French Film Review: Cyrano De Bergerac

French Film Review: Cyrano De Bergerac starring Gerard Depardieu

I picked this film up at the school library because I recognised the title as a famous French play and the main actor, Gerard Depardieu. On the back of the DVD cover there are several extremely flattering quotes such as: “one of the most successful French films ever made”  and “a cinematic triumph” but unfortunately I have to disagree with those. Certainly, it was a good film, but I don’t think it was great.

Cyrano de Bergerac revolves around the main character, unspurpisingly, Cyrano, and his love for his cousin (it wasn’t creepy in those days), Roxane. The problem is, Roxane is really beautiful and Cyrano has an unnaturally large nose which he is very ashamed of. He is afraid to confess his feelings to Roxane because of his nose and so he remains silent. Then, a handsome young man, Christian, arrives on the scene and Roxane falls for him. Christian wishes to woo Roxane and although he’s got the good looks, he does not have the poetic flair needed to write the love letters Roxane so desires and so Cyrano offers to write them for him.

 The acting in this film is brilliant. The main characters are played by Gerard Depardieu, Anne Brochet and Vincent Perez, all of whom are very talented. The acting is real and didn’t waver for even a moment. The story is heartbreaking and Gerard Depardieu does a marvellous job of transitioning between grouchy soldier to love poet. This is a really great love story which is quite easy to get wrong but these guys do it perfectly. The plot itself is also really good and though I can’t say whether or not it is true to the play, the script is really well written. The costumes and general atmosphere of the film seem to fit in nicely with the setting of the seventeenth century and nothing looked fake which I’m quite surprised at. Even Cyrano’s nose is perfectly fitted as had I not known better, I would’ve thought that it was Depardieu’s real nose!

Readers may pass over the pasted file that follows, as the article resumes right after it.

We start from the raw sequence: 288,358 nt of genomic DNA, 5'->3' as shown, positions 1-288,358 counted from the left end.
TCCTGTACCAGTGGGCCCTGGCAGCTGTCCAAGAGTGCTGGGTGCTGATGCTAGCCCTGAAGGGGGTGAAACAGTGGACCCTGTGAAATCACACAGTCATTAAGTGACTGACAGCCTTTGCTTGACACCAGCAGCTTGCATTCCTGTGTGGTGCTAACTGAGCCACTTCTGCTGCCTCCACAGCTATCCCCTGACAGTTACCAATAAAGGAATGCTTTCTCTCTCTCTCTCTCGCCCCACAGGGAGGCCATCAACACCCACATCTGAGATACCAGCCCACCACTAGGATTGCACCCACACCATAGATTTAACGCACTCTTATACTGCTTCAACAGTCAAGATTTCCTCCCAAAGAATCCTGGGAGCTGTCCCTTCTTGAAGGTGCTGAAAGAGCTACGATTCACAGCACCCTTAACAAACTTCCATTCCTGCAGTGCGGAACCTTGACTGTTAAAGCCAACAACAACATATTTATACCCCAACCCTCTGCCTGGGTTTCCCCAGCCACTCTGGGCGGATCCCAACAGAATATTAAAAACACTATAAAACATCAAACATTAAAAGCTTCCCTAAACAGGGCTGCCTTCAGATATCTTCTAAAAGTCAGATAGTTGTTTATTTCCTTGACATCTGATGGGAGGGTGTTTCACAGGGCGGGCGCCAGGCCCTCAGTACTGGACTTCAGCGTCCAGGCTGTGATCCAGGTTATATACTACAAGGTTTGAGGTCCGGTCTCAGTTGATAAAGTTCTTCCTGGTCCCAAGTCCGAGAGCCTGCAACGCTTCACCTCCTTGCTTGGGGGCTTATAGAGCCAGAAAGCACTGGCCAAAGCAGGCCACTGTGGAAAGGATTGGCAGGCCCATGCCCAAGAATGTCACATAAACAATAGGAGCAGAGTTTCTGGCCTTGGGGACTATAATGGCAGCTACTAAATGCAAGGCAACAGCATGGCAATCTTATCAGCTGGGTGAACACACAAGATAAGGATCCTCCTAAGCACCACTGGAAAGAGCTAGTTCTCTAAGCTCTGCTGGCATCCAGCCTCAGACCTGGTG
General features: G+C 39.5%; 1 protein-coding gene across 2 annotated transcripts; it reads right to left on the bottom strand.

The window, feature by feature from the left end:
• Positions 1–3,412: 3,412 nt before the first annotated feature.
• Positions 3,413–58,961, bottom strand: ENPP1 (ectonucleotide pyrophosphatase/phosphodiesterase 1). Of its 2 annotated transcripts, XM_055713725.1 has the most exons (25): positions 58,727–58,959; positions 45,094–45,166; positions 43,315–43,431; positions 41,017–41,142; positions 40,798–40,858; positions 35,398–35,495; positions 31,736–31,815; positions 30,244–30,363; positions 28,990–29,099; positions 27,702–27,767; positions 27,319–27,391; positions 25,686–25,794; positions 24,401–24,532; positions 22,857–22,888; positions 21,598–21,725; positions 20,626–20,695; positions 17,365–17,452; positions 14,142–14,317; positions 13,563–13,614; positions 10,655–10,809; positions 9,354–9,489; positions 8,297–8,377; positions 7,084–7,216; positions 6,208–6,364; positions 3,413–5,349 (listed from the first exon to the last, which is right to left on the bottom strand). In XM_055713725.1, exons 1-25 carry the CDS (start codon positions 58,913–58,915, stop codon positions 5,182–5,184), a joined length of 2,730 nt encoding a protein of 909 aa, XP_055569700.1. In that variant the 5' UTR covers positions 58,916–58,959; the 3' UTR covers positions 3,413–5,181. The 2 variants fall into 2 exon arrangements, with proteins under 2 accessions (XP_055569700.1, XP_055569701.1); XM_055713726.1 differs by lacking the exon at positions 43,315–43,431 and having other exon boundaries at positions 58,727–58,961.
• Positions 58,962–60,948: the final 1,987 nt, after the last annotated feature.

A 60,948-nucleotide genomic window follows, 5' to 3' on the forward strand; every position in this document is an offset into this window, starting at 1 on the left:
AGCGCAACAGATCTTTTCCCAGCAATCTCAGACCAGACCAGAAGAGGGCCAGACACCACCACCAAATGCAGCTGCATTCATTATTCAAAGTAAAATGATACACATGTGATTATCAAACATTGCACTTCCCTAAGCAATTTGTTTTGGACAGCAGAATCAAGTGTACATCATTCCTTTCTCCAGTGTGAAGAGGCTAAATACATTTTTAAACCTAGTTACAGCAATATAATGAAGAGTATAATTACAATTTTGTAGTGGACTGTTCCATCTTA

The only thing that was actually wrong with this film was its length. The running time for this film is approximately two hours and twenty minutes and I’m certain that the story could’ve been told just as well in a much shorter time. I’ve already sat through two hours of Asterix et Obelix today (see review here) and so I wasn’t really in the mood to sit through another extremely long and drawn out film. There are several pieces of the film that could’ve been cut or shortened, I noticed that the film’s beginning took around twenty five minutes which was simply too long. It’s not that I don’t have a very good concentration span because I’ve sat through plenty of two to three hour films before, it’s just not a lot actually happened in this film and it was fairly predictable. You could argue that it had to be that long because it’s an adaption of the play, but I’m sure there were moments of fighting or scenic shots that could’ve been slightly shortened.

All in all this is a good film, but not a great one, as the running time let it down. It ticks all the other boxes though: good acting, check; good plot, check; swashbuckling action, check. I would recommend this to fans of the three musketeers and those sort of dramas and even good old romantic people because this is a beautiful story.

If you liked this post, check out these:

Asterix et Obelix contre Cesar
Le Boucher
The Artist

Stay up to date with What’s Hot?

 Instagram / Facebook / Twitter / Pinterest

Subscribe to Blog via Email

Enter your email address to subscribe to this blog and receive notifications of new posts by email.